While it is not uncommon for a biotech to go down the route of having the product manufactured by a contract organization, one small biotech is looking to keep its card close to its chest.

Vor Biopharma has started manufacturing operations at an in-house facility at its HQ in Cambridge, MA after beginning construction last summer.

According to the biotech, the facility aims to develop Vor’s hematopoietic stem cells (eHSCs) and CAR-T therapies for patients with blood cancers. The site will initially manufacture a clinical supply of its candidate VCAR33allo to support its IND, which is slated to be submitted in the first half of next year. It also plans to transfer the production of VOR33 to the facility. Vor is getting to work quickly as engineering runs for VCAR33allo has started this week.

Aim­ing for fourth nod, Sarep­ta files an­oth­er DMD gene ther­a­py to FDA; Ax­some head­ed to­ward mi­graine re­sub­mis­sion

Sarepta Therapeutics has filed the data needed for an FDA accelerated approval, which would be the biotech’s fourth if granted by the agency.

The biotech has yet to complete confirmatory trials for those first three conditional nods. The filing for its fourth Duchenne muscular dystrophy treatment, disclosed Thursday, is not a surprise. Sarepta said in late-July it would do so after releasing positive results for the Roche-partnered gene therapy.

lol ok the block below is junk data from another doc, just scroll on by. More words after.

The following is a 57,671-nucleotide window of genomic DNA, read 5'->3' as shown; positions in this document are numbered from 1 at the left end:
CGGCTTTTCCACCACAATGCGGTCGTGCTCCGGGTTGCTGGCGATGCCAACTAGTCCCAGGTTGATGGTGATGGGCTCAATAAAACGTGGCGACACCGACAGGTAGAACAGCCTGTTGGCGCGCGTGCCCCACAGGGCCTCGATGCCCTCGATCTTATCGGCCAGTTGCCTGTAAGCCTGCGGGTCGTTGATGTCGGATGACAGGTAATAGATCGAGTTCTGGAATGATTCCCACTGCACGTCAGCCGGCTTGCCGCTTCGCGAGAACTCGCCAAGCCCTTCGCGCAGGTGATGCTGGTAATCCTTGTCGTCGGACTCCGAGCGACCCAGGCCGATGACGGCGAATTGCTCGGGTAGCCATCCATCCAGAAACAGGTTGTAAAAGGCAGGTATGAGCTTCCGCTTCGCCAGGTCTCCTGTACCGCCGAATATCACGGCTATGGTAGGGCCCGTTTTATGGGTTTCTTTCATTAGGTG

Phillip Gomez, Siga Technologies CEO

Siga nabs $10.7M from the US gov­ern­ment in deal for its mon­key­pox an­tivi­ral

The US government is all set to buy $10.7 million worth of Siga Technologies’ monkeypox oral antiviral, the company announced Thursday.

Of the total doses, $5.1 million worth of oral antivirals called Tpoxx (tecovirimat) will be delivered this year, with the US Department of Defense having the option of buying the rest at a later point.

The new contract follows an earlier one in which the government had purchased $7.4 million worth of Tpoxx from the company.

Tar­sus looks to raise aware­ness of eye­lid mite dis­ease in cam­paign aimed at eye­care spe­cial­ists

Eyelid mite disease may be “gross” but it’s also fairly common, affecting about 25 million people in the US.

Called demodex blepharitis, it’s a well-known condition among eyecare professionals, but they often don’t always realize how common it is. Tarsus Pharmaceuticals wants to change that with a new awareness campaign called “Look at the Lids.”

The campaign and website debut Thursday — just three weeks after Tarsus filed for FDA approval for a drug that treats the disease.